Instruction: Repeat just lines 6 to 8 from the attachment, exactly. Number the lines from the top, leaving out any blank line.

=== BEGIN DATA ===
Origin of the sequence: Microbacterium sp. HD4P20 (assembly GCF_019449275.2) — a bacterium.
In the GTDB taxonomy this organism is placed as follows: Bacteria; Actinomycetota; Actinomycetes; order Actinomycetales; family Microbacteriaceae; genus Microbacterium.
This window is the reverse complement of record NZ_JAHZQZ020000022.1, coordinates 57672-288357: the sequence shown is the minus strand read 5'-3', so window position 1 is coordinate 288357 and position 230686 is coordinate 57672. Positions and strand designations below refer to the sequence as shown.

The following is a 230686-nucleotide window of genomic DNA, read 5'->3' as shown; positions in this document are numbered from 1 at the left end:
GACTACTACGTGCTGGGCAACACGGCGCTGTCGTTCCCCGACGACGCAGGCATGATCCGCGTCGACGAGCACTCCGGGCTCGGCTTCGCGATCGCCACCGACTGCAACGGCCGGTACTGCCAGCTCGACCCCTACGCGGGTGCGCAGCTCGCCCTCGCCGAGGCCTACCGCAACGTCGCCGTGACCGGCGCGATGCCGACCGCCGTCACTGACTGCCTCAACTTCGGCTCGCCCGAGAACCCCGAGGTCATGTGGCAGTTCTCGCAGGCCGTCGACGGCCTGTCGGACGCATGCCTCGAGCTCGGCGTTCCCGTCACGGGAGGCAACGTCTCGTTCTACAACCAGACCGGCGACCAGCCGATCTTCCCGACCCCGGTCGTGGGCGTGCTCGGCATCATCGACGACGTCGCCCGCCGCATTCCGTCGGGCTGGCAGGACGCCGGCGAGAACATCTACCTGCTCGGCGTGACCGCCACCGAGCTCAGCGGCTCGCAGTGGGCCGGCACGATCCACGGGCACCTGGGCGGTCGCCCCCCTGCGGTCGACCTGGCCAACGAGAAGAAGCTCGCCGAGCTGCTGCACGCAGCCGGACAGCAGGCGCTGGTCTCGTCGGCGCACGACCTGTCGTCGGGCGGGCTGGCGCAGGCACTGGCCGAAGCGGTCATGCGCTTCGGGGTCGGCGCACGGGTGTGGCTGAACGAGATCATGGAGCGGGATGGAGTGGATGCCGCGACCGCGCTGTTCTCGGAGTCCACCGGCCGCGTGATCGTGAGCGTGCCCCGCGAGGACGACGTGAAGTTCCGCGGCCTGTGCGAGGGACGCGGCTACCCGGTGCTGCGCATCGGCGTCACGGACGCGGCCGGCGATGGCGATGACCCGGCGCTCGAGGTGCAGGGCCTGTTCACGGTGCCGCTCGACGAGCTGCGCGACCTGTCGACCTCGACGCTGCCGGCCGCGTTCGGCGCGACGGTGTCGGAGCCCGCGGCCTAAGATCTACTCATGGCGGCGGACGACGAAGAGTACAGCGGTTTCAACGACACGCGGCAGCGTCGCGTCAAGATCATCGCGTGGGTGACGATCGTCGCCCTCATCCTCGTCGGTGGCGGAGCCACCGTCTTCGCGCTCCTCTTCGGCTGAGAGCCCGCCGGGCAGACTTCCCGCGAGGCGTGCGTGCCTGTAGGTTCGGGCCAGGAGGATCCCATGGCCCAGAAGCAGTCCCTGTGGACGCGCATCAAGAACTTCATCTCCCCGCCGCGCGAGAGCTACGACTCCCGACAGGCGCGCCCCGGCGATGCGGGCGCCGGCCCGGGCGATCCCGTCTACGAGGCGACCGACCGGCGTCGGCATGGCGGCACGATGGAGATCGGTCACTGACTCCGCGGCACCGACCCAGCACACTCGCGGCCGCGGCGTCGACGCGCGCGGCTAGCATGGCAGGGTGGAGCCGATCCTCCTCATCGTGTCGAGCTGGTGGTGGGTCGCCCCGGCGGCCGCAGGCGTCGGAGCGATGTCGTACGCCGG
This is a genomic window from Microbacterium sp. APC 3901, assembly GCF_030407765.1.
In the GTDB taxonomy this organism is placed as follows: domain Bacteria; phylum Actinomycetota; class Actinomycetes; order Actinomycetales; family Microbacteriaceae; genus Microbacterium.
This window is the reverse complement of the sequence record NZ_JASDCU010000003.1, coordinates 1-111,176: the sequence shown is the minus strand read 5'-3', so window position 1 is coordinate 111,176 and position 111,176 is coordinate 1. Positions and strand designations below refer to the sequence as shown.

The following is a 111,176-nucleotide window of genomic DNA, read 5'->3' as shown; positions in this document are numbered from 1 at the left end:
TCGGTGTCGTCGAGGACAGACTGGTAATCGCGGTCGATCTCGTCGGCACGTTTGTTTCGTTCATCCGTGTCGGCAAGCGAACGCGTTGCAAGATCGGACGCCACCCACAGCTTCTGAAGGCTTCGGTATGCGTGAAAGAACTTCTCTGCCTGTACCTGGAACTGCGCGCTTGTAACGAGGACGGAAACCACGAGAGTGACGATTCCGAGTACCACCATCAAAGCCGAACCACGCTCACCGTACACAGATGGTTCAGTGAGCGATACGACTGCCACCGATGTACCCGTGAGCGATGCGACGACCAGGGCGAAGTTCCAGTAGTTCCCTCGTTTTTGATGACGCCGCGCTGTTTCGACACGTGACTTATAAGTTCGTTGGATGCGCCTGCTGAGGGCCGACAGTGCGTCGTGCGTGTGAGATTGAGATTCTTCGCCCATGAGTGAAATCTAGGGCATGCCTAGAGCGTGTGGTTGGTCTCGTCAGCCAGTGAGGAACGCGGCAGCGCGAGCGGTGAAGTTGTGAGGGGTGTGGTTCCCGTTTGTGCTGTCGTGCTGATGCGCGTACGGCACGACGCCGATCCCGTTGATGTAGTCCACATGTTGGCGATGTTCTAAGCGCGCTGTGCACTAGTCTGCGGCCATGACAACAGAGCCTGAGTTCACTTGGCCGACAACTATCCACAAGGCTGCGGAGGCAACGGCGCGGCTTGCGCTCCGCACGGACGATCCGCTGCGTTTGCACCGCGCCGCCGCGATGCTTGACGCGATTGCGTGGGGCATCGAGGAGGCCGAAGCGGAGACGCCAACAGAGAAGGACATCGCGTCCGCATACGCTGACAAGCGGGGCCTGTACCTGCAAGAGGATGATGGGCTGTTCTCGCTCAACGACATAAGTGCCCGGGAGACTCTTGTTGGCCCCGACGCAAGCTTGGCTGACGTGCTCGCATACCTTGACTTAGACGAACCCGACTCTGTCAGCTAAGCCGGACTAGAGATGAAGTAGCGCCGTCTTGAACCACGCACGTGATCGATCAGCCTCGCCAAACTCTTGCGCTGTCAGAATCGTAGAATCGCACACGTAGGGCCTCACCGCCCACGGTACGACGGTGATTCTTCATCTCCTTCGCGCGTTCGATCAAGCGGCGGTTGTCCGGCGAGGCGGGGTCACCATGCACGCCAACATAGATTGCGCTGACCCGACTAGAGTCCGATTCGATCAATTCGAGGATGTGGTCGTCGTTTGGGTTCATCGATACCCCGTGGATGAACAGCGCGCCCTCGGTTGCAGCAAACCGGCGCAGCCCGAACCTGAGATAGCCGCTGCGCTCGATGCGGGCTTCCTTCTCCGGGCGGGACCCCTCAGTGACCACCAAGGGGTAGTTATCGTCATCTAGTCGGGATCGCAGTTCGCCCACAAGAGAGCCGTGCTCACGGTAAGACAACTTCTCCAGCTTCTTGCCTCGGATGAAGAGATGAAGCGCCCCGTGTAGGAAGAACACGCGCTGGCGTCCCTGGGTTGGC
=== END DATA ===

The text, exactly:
This is a genomic window from Microbacterium sp. APC 3901, assembly GCF_030407765.1.
In the GTDB taxonomy this organism is placed as follows: domain Bacteria; phylum Actinomycetota; class Actinomycetes; order Actinomycetales; family Microbacteriaceae; genus Microbacterium.
This window is the reverse complement of the sequence record NZ_JASDCU010000003.1, coordinates 1-111,176: the sequence shown is the minus strand read 5'-3', so window position 1 is coordinate 111,176 and position 111,176 is coordinate 1. Positions and strand designations below refer to the sequence as shown.